‘A people without the knowledge of their past history, origin and culture is like a tree without roots.’
History has a value and relevance to all students whatever their academic ability, gender or age. It develops skills and knowledge that can be used by adults both in their role as a citizen and as a member of society. At Burford, we view History not only as simple facts and dates but encourage students to become detectives who explore the past in an exciting way.
The process of historical inquiry encourages our students to critically analysis, develop a questioning and inquisitive nature and the ability to evaluate and interpret sources and opinions. History lessons at the Burford School provide a forum for debate and discussion on central issues which have changed and continue to impact upon the world around us.
Staff and facilities
The History Department is led by Mrs E Thomas: firstname.lastname@example.org and supported by five further teachers. It is a well resourced department in terms of textbooks and historical expertise.
For Year Groups 7-10 Course Guides are provided to outline course content, assessment, terminology, further useful reading, suggested historical sites to visit etc.
Alongside the history lessons provided through the curriculum, the Department runs two trips. In late May there is a trip for Year 10 students to the World War 1 Battlefields.
Every other year a trip to Berlin and Krakow is open to those in Years 12/13. Both these trips enhance and support areas of the curriculum covered in Key Stages 4 and 5. Two Sixth Form students are also provided with the opportunity to participate in the ‘Lessons from Auschwitz Project’ coordinated by the Holocaust Educational Trust.
During the academic year, we also run a number of House Competitions, including a ‘Histagram’ competition, medieval shield making, historical debates and public speaking as well as written historical fiction. Several of the competitions are linked to the Historical Association, Local Historical Places and Cambridge University. Please see a selection of competitions below.
Battle of Hastings (Year 7)
In Year 7 students take part in a house competition to make a medieval s
hield. These are judged by one of the School Governors before being used in the annual re-enactment of the Battle of Hastings– complete with trebuchet. The Battle takes place on the Year 7 field and though hotly contested is always won by the same side.
First World War Centenary (Year 9)
To mark the centenary of WWI Burford School History Department, alongside six other schools in the West Oxfordshire area, are taking part in a research project every year until 2018 to commemorate the First World War.
Each school will send a group of four Year 9 students to deliver a presentation on a topic relating to the particular year of the war being commemorated (e.g. this year the focus is on 1916). The presentations take place at the Soldiers of Oxfordshire Museum in Woodstock. Burford School’s topic this year is The Shell Shortage & the Role of Women in the Munitions Factories. An outside expert will judge the presentations and a prize will be awarded.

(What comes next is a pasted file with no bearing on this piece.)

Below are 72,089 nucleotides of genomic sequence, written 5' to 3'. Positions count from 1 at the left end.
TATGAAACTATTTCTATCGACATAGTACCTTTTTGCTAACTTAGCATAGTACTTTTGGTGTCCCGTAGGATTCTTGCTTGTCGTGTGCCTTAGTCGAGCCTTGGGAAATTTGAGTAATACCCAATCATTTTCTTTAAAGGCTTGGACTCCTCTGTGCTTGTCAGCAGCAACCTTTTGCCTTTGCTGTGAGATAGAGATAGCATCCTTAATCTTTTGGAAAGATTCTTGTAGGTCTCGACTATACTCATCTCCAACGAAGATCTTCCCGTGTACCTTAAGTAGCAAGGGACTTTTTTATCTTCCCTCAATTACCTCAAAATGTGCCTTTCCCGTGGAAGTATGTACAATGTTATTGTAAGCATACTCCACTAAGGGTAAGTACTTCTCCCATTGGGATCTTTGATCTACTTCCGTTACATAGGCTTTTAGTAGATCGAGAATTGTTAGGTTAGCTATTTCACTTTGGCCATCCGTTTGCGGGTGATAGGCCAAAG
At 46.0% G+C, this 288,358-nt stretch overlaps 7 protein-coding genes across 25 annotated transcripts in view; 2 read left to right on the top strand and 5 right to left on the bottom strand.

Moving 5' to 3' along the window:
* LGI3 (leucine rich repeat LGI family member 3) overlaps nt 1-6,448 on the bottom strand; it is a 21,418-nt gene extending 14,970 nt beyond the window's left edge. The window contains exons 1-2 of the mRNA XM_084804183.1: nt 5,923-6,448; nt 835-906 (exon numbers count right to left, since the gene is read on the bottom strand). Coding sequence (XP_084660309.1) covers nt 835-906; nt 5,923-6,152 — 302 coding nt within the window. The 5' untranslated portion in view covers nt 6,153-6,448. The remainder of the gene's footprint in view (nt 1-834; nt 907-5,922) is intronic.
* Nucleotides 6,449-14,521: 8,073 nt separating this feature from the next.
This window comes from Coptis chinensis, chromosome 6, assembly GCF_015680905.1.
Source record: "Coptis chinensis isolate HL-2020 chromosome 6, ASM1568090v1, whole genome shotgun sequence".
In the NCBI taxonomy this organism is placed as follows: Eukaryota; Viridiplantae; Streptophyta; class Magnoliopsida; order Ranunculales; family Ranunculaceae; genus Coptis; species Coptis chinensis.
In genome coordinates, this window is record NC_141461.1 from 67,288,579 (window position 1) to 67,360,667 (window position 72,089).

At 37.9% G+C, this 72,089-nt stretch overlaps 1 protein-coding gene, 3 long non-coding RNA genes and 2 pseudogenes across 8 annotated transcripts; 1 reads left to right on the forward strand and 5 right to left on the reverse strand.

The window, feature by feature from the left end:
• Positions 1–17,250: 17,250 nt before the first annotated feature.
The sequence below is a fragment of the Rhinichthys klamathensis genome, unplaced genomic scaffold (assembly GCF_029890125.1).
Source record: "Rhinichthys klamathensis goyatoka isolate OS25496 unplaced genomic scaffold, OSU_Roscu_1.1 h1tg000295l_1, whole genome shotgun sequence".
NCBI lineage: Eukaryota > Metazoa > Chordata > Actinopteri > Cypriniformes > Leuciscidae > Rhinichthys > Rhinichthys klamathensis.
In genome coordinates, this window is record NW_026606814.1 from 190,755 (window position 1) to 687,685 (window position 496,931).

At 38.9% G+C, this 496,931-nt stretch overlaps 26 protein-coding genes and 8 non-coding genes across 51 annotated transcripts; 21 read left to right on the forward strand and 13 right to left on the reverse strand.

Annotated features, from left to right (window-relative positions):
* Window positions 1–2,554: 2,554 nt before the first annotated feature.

Historical Association Great Debate (Years 10-13)
The Historical Association is looking for students aged between 16-19 years in England, Scotland, Wales, Northern Ireland & the Republic of Ireland to take part in a history competition. The regional heat for our area will take place on 10 November, culminating in a Grand Final at the Imperial War Museum in London in March 2017.
The winner of the competition will receive a cash prize, membership to the Historical Association, and their school will win prizes from the Historical Association’s sponsors.
This year’s question is: How did the First World War affect me and my community?
Key Stage 3
History is a compulsory subject at Key Stage 3 with three lessons over a fortnight taught in Year 7 and Year 9 and four lessons a week in Year 8.
In Year 7, students are introduced to new vocabulary and concepts and encouraged to investigate and question. We start with an introduction to historical skills, progress through to the Battle of Hastings, taking in ideas about causation, and whether history is written by the winners. William the Conqueror and his consolidation of power is then examined and finally Medieval Life; looking at whether a Medieval King could do whatever he liked?
Students also get the chance to act the detective on the case of the murder of Thomas Becket and find out what it was like to have the plague and to be a “revolting” peasant during the Peasants’ Revolt. In studying the Crusades students have the opportunity to look at medieval life in Europe and beyond.
Year 8 starts with an overview of the period 1485-1900. Some of the concepts from Year 7 are further explored, building on students’ ideas of continuity and change, cause and consequence. During this year students learn to handle source work and evidence more rigorously. Topics covered in Year 8 include: